Because of the rich intelligence harvest that it reaped from captured Japanese diaries, the U.S. Army in World War II became highly diary-conscious. It vigorously emphasized the traditional order forbidding front-line soldiers and officers to keep diaries. One of the men enforcing this order was granite-chinned Major General Robert W. Grow, who ably led the U.S. 6th Armored Division from Utah Beach to Leipzig.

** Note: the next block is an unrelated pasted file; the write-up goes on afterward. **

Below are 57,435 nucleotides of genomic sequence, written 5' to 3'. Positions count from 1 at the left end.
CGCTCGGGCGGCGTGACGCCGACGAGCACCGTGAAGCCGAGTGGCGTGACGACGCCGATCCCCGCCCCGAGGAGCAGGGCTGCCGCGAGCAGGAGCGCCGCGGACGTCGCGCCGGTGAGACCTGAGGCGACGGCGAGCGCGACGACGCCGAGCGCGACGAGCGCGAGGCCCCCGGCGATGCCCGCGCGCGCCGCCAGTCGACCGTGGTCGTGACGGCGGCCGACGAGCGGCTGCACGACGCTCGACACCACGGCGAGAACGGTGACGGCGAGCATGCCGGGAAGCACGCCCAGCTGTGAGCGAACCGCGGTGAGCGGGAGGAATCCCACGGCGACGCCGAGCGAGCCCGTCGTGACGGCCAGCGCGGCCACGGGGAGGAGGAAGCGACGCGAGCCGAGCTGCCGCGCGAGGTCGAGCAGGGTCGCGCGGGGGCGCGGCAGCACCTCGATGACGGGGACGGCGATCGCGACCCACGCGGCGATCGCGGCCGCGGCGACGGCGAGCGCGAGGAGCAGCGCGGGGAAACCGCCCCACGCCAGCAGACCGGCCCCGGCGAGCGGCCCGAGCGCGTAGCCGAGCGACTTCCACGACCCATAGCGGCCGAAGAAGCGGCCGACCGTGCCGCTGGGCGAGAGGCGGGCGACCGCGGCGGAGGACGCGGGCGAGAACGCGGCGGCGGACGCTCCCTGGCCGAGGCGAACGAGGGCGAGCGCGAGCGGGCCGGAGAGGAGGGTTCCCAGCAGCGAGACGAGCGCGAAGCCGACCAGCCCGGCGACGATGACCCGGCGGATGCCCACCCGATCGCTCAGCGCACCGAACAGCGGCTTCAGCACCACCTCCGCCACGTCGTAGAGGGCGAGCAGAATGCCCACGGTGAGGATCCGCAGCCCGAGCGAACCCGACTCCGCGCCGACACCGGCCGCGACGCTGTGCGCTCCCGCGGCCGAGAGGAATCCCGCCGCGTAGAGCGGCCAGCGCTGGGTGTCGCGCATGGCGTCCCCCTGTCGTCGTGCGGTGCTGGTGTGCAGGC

In July 1950, Grow became U.S. military attache in Moscow. In Moscow, the general kept a diary.

Last week Communist propagandists, in a German book called Auf dem Kriegspfad (On the Road to War) reprinted long excerpts...

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